“A shamefully desperate Mike Rounds has been caught in yet another lie in a pattern that is becoming all too familiar and sad – this time by running an ad in the Rapid City Journal that is not only false but is scurrilous. Their characterization that the Council and Rick Weiland want to “scuttle” the B-1B bomber and shut down Ellsworth Air Force base is completely and blatantly false. And Mike Rounds knows it. In fact lying has become so much a part of Mike Rounds’ DNA that even Pinocchio would be embarrassed,” said Weiland Campaign Manager Kris Swedin.

The Weiland campaign isn’t the only aggrieved party to Rounds’ lie.

Angela Canterbury, Executive Director for the Council had this to say in response to Rounds’ ad, “The ad is simply incorrect. The Council for a Livable World does not advocate closing Ellsworth Air Force Base. Council for a Livable World does not support scuttling the B-1B bomber. The President does not support scuttling the B-1B bomber. The ad is made up out of whole cloth. The B-1B is a 1980’s program that we opposed when it was first initiated—when it had nuclear weapons capability—but that’s ancient history. In 2014, under President Obama, the Air Force began a multi-year technological overhaul and upgrade of its B1-B Lancer long-range bomber fleet, which we do not oppose. Mike Rounds is making this up” [Rick Weiland campaign, press release, 2014.10.20].

Team Rounds issues this response, which deviously avoids defending the original specific claim about the B-1B bomber:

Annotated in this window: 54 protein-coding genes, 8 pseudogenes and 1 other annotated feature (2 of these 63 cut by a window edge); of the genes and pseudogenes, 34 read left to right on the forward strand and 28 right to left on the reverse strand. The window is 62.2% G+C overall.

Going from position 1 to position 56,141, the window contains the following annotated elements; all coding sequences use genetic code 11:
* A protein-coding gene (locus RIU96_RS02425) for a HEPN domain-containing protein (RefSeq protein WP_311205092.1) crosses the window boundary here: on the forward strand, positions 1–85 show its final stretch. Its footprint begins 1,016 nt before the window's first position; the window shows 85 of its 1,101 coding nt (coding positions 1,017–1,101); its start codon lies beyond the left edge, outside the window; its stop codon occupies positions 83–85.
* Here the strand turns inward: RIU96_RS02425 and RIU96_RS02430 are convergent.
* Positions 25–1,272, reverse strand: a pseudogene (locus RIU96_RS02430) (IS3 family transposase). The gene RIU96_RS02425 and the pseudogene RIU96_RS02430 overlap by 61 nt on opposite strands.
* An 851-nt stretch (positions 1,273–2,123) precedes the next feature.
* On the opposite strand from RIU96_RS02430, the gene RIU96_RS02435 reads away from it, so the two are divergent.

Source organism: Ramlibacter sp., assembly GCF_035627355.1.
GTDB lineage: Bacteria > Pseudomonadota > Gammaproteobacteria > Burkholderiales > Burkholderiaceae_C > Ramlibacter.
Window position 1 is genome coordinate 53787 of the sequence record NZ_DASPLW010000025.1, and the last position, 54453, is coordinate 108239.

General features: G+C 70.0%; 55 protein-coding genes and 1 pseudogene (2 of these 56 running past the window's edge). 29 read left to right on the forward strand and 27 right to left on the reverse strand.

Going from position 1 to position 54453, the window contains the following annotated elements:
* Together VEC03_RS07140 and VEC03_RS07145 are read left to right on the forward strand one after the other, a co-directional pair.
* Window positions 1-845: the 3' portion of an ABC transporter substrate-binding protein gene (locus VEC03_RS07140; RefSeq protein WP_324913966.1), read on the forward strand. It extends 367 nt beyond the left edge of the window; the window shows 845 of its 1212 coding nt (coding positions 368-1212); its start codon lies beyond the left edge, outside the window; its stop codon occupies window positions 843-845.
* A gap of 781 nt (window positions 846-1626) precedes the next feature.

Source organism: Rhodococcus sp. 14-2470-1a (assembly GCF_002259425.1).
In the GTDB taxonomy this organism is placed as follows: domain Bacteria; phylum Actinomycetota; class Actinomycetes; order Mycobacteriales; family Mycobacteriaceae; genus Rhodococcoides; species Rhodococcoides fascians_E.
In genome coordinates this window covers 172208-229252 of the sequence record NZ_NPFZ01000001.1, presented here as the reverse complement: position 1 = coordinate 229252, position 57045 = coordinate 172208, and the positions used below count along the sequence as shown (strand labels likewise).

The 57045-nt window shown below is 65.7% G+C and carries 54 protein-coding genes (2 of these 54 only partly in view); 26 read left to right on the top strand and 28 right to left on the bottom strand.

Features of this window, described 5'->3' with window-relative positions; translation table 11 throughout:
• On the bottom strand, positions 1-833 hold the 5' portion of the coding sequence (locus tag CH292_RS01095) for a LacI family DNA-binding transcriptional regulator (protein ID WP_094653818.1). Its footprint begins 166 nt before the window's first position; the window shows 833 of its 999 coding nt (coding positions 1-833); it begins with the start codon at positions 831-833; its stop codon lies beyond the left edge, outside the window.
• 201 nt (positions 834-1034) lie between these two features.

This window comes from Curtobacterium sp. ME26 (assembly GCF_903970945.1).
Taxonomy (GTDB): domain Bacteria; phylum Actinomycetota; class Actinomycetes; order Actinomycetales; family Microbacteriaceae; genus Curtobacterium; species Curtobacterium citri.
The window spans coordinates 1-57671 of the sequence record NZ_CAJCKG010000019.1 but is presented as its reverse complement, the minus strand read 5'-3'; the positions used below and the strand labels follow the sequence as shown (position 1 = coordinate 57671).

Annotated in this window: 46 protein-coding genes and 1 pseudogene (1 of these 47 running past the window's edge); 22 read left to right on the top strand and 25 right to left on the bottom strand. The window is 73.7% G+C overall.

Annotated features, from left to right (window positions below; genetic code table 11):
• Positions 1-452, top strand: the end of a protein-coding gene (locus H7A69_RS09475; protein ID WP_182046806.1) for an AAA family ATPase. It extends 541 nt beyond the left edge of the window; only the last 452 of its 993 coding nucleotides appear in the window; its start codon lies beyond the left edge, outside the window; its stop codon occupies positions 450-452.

"Obama and CLW are undeniably bad for the Rapid City community, Ellsworth Air Force Base and American strategic defense," Rounds' campaign manager Rob Skjonsberg said in an emailed statement. "They’ve endorsed Rick Weiland — what else is there to say? Rick Weiland and his allies would be a disaster for the Rapid City community" [Seth Tupper, "Ellsworth Dragged into Senate Race," Rapid City Journal, 2014.10.20].

There's just no having a rational debate with Mike Rounds. He appears determined in the last days of his campaign to salvage all the votes he can through any means possible, regardless of the facts.

Get out the truth, Democrats, and get out the vote!


I hope more newspaper editorial boards will show the courage that the Mobridge Tribune's Katie Zerr shows in this repudiation of Mike Rounds's fitness for public office. Zerr doesn't say whom we should vote for, but she says quite clearly that the spoiled, deceitful Rounds does not deserve South Dakotans' vote:

Despite what the commercials are telling us, Mike Rounds does not have the same values as most South Dakotans. Listen to what those sound bites are conveying. Think about the dishonesty of the Rounds campaign.

This is the candidate that used information about the ACA robbing $750 million from Medicare in order to frighten seniors despite the fact that the information was false and he knew it. He admitted to that.

This is the candidate that keeps changing his story when pressed about the EB5 Program and his role in it.

It is this candidate who vilified federal stimulus then accepted money earmarked for education and used it to balance the state budget so he could claim he worked with a balanced budget all his years in office.

There are other options besides Mike Rounds [Katie Zerr, "Vote for the Candidate, Not the Political Party," Mobridge Tribune, 2014.10.15].

Democrats, you have a true Democrat on the ballot, Rick Weiland. Republicans, you have two honest men on the ballot who might as well be Republicans—Larry Pressler, the throwback to moderate Reagan Republicanism; and Gordon Howie, the modern Tea Party Republican. Indies, those three men represent a remarkable variety of ideological and policy positions. You can dismiss Mike Rounds from your thinking and still find plenty of options to scratch your Senatorial itch.